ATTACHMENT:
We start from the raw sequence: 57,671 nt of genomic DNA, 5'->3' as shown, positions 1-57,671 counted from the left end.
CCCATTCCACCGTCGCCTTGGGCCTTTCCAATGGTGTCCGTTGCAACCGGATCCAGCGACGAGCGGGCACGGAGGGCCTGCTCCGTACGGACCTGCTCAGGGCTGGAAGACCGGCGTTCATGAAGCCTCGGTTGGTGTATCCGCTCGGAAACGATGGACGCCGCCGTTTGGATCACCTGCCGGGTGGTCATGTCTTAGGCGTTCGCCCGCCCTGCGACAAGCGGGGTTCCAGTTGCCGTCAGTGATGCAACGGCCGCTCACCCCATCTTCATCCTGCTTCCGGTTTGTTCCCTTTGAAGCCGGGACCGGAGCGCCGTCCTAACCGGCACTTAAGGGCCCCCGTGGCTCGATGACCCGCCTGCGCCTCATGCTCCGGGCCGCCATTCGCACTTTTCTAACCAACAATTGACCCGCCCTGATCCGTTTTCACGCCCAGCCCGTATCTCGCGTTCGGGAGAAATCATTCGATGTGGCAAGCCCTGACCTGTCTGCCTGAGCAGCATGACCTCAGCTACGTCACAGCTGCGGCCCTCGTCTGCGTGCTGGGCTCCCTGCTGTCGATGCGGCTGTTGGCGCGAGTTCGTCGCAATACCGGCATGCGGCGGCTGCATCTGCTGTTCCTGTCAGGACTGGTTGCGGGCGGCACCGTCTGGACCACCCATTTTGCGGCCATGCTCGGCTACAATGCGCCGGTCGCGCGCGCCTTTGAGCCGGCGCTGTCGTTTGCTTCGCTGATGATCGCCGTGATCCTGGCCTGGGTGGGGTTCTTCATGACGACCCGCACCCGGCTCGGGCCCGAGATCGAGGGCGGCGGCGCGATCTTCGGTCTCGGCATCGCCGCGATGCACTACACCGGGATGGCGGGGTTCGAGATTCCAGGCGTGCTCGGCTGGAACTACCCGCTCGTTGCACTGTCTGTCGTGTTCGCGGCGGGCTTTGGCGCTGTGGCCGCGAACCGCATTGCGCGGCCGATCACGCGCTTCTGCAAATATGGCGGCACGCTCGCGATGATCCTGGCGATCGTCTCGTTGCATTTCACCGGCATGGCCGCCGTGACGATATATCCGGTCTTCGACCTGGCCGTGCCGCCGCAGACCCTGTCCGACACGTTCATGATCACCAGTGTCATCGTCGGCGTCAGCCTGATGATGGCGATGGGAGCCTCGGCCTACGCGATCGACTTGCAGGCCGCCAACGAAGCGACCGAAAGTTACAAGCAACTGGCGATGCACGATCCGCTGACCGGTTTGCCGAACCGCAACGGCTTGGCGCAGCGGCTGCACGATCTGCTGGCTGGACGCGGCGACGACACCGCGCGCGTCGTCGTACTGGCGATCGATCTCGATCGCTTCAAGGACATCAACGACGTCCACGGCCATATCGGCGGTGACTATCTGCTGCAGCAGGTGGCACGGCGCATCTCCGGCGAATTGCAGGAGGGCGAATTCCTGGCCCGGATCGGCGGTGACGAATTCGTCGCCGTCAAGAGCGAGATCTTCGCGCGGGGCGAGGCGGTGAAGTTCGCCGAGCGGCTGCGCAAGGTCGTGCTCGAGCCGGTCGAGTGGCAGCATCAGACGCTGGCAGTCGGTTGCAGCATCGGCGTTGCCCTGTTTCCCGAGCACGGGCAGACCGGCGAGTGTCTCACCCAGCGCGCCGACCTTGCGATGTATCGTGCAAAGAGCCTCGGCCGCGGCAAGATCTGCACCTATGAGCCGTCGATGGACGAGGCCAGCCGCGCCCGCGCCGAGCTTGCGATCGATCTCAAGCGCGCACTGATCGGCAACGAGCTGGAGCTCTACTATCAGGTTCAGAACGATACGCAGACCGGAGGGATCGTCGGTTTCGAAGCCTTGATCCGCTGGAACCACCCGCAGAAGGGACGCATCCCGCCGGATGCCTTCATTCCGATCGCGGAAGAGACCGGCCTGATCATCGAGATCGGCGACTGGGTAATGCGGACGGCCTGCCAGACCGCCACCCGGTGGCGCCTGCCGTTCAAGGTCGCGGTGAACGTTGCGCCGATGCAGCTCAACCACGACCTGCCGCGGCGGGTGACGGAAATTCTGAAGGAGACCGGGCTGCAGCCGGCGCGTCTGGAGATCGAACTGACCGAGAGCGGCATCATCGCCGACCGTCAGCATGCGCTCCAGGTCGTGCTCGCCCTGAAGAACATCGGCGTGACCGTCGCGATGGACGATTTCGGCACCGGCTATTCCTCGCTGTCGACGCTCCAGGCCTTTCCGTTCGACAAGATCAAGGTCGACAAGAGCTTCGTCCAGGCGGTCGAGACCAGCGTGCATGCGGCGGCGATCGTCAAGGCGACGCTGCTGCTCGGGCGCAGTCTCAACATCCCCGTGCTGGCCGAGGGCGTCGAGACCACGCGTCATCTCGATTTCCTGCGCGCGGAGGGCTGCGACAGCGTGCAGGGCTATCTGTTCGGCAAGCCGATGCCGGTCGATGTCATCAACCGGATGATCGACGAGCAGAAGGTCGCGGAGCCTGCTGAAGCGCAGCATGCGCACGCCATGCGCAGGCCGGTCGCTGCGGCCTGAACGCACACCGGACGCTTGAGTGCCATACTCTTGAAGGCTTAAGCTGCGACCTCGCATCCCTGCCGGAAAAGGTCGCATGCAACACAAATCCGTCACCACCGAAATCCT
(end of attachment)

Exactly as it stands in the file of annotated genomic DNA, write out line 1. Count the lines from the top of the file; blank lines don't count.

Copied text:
We start from the raw sequence: 57,671 nt of genomic DNA, 5'->3' as shown, positions 1-57,671 counted from the left end.